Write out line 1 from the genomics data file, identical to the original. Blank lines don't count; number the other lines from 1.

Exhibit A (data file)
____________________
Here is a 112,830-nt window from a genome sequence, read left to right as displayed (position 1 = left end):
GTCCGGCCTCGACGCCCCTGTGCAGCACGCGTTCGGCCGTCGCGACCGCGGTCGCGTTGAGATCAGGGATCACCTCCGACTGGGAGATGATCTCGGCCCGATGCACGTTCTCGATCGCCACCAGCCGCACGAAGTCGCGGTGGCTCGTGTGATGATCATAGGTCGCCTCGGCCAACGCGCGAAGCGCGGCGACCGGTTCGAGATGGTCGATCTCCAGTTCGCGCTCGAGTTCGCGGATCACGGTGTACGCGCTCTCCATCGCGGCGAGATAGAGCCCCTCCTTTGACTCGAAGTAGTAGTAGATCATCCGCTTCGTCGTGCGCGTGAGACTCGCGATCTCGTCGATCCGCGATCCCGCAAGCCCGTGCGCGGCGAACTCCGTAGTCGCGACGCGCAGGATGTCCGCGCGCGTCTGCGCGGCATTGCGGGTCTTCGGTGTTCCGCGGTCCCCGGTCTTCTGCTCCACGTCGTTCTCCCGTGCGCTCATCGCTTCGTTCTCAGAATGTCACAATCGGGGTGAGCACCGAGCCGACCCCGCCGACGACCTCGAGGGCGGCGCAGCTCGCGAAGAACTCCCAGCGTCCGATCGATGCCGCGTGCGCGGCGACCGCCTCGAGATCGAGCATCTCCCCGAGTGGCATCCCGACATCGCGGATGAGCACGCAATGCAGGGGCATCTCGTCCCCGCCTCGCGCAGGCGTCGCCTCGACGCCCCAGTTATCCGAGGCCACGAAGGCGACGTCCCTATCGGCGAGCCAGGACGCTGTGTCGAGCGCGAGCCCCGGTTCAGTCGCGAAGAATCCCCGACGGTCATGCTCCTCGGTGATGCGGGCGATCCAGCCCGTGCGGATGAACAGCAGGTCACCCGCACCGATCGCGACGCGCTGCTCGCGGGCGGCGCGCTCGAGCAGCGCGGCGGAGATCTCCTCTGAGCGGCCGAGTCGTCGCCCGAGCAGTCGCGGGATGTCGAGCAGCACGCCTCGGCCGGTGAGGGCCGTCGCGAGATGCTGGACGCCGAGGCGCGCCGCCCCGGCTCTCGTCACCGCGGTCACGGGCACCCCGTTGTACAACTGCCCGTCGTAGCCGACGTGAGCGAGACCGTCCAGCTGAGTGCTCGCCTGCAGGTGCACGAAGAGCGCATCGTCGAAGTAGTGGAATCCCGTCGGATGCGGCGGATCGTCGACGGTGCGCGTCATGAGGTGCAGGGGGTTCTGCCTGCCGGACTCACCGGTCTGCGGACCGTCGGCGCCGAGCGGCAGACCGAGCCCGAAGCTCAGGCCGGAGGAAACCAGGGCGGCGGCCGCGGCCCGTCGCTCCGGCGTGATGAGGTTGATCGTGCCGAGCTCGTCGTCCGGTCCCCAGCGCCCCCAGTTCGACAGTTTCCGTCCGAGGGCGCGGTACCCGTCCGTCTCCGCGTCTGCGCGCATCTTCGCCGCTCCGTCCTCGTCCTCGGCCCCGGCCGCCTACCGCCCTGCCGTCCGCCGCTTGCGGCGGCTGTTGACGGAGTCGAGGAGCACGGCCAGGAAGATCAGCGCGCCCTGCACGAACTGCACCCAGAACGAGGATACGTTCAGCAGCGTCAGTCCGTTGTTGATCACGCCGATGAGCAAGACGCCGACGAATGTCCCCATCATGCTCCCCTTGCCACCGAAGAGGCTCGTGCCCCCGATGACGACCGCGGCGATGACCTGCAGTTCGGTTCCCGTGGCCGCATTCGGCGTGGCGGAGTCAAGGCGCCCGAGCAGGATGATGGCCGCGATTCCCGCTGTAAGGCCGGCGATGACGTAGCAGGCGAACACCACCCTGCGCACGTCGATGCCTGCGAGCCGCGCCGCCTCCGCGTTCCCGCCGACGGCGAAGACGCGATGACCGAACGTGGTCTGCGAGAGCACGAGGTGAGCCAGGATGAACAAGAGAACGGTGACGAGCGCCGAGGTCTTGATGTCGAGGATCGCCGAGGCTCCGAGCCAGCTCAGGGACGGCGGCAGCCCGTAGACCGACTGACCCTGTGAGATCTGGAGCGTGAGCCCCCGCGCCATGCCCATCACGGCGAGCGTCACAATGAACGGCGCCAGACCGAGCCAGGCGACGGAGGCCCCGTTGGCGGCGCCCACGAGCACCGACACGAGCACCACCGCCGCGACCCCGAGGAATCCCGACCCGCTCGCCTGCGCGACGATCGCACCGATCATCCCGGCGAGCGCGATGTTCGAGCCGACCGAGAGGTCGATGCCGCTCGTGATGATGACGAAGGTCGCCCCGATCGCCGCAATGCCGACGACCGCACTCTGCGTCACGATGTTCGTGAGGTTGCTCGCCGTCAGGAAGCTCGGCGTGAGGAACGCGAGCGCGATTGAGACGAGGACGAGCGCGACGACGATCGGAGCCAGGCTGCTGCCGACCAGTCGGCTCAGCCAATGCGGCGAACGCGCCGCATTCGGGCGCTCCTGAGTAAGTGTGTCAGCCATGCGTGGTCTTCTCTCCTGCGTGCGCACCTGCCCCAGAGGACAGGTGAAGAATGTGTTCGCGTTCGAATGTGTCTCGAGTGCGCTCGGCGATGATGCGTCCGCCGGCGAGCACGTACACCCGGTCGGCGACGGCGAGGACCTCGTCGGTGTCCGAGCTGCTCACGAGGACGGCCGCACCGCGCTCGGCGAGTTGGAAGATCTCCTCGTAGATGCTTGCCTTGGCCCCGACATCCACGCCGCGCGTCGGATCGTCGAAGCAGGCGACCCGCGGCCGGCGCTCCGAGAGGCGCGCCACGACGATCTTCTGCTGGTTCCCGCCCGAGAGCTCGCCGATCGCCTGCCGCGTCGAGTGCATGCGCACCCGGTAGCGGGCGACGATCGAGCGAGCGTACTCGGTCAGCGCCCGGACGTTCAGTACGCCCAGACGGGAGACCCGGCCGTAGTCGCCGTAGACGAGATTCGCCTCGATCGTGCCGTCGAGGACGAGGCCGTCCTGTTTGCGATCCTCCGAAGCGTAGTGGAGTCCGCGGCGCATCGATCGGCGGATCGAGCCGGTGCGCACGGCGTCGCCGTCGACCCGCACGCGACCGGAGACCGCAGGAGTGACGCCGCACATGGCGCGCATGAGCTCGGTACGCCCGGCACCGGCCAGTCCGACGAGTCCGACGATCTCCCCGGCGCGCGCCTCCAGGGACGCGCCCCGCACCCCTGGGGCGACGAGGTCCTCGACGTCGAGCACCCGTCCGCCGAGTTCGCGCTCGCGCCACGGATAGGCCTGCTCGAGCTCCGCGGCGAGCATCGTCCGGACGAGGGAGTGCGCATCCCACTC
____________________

Here is a 112,830-nt window from a genome sequence, read left to right as displayed (position 1 = left end):